Parents want what’s best for their children, even if they don’t quite understand all the SEL tools that we are able to provide their children in school. It is our job to explain what these tools are and how they can benefit children moving forward.
My family often jokes that when I talk about my day, they only understand about half of what I’m saying. I throw out all kinds of abbreviations and terms specific to the education field. My accounts of busy days filled with SRTs, 504s, IEPs, RCs, PLCs, PLPs, PACs, and, of course, PTCs fall on deaf ears. To them, it sounds like I spend my day in a kindergarten classroom teaching ABCs and 123s!
In the same way that these industry terms are foreign to my family, they are puzzling to most of my students’ parents. This means that if I speak to parents using back-of-the-house lingo, there are often holes in our conversations. I find it helps to give an explicit definition of SEL, like the one below:
Social and emotional learning is something that we sometimes call SEL. Social and emotional learning is a practice of teaching students about the ways that relationships sometimes work and the way that our emotions impact our lives. With this curricula, our goal is to be able to help our students better interpret the world around them, including what is happening within their busy hallways.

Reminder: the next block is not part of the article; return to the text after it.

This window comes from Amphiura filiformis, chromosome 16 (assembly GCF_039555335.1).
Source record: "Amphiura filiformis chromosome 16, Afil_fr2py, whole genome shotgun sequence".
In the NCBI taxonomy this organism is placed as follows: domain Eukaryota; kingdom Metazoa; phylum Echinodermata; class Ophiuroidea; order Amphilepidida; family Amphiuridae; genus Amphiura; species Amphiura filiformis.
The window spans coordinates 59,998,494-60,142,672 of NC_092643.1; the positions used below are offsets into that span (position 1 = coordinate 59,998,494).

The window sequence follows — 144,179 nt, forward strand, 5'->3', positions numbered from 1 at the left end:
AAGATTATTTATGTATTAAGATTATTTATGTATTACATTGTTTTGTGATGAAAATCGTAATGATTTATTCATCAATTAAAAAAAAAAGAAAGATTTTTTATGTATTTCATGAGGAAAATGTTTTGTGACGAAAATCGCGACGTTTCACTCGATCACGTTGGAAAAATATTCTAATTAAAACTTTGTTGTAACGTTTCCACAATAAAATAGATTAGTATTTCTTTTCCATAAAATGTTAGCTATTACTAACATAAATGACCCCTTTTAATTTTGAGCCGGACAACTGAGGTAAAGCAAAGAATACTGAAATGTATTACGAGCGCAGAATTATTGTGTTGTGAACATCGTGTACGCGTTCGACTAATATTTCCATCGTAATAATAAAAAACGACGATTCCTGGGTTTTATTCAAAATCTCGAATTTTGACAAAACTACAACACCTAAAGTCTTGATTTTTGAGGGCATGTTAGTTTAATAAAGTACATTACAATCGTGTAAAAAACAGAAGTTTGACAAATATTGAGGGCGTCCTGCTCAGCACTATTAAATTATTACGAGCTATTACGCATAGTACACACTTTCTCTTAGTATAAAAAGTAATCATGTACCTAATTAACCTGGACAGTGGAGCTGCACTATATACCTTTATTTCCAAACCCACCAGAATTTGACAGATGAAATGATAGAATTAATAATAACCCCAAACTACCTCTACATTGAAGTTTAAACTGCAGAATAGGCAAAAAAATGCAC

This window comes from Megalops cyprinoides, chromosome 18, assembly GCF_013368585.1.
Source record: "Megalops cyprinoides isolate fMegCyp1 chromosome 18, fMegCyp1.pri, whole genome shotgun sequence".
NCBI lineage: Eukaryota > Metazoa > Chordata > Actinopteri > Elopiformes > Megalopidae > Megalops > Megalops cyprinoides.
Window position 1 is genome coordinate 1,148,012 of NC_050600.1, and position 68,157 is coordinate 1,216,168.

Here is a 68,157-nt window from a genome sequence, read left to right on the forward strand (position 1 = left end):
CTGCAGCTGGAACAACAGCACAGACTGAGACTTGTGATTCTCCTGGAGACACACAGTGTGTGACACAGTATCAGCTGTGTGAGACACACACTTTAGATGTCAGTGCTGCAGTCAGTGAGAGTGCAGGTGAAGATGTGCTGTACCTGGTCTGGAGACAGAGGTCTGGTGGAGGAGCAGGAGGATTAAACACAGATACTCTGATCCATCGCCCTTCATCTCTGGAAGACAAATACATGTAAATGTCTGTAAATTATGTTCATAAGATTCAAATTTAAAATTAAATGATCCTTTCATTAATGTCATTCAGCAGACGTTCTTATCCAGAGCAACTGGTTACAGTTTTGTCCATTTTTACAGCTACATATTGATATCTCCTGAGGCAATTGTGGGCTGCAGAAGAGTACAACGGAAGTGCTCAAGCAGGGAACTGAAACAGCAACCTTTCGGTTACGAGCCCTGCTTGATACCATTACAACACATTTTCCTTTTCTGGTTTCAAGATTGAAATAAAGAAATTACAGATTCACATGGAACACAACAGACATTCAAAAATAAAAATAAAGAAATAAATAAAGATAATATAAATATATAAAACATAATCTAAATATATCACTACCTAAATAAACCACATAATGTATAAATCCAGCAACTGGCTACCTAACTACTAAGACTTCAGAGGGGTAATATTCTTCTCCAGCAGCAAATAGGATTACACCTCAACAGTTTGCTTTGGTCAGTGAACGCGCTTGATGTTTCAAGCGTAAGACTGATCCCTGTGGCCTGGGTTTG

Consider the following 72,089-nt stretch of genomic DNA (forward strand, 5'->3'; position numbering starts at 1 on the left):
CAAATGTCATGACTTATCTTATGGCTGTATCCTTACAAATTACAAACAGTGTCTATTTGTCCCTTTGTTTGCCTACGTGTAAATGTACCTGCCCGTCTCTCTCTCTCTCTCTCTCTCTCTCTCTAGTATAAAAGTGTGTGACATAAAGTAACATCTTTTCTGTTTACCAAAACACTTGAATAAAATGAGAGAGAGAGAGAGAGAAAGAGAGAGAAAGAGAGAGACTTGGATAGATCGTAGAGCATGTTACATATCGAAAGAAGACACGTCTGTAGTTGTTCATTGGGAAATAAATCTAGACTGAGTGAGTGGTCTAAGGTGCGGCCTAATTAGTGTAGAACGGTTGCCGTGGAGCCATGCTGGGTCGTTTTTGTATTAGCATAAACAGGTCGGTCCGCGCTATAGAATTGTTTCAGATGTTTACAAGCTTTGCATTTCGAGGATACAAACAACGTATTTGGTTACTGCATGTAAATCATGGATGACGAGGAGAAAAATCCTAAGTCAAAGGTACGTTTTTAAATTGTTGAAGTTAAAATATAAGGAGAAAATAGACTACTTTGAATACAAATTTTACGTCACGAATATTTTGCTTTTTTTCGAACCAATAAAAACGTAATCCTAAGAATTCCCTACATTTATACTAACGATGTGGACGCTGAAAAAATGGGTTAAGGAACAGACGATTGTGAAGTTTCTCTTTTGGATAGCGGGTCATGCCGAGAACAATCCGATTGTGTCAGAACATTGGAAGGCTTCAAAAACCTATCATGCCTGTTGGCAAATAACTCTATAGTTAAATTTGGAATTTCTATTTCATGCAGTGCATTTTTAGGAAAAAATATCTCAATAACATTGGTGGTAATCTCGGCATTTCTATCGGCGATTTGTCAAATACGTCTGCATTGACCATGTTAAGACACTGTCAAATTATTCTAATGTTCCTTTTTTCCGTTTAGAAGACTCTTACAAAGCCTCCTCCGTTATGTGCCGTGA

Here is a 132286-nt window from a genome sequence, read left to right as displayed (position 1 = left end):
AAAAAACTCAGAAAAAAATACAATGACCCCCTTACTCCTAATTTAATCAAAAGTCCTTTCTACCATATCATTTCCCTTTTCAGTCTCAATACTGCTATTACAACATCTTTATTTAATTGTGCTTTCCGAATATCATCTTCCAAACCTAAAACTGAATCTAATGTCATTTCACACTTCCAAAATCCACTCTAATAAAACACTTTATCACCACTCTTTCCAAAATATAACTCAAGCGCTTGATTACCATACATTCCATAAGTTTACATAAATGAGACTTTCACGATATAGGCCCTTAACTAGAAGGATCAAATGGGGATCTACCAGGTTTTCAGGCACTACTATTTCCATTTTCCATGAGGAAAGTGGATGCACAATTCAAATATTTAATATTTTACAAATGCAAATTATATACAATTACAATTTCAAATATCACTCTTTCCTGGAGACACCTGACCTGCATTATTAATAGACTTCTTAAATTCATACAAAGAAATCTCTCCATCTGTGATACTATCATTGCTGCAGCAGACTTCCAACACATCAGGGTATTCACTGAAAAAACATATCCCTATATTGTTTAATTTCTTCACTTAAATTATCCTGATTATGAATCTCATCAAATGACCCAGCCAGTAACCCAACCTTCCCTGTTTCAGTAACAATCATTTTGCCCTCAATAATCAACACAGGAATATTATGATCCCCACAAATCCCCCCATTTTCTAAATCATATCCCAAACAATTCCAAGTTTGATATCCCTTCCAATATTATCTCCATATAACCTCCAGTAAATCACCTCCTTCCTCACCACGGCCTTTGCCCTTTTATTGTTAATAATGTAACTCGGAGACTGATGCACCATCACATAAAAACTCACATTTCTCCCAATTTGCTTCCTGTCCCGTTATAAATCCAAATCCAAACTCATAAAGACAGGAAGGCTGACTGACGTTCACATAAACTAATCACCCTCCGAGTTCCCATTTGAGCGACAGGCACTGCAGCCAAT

The intention of social and emotional learning is to help students better understand what feelings might bubble up throughout the day, what they can do with these feelings, and how to stay on track academically despite these varying feelings. We would like to help our students be able to better handle challenges such as communicating with peers, advocating for themselves, and choosing how to help others while also upholding their values. We are seeking to reinforce their resources, such as continuing to reach out to the trusted adults in their lives (especially their parents/guardians) when they feel they need help.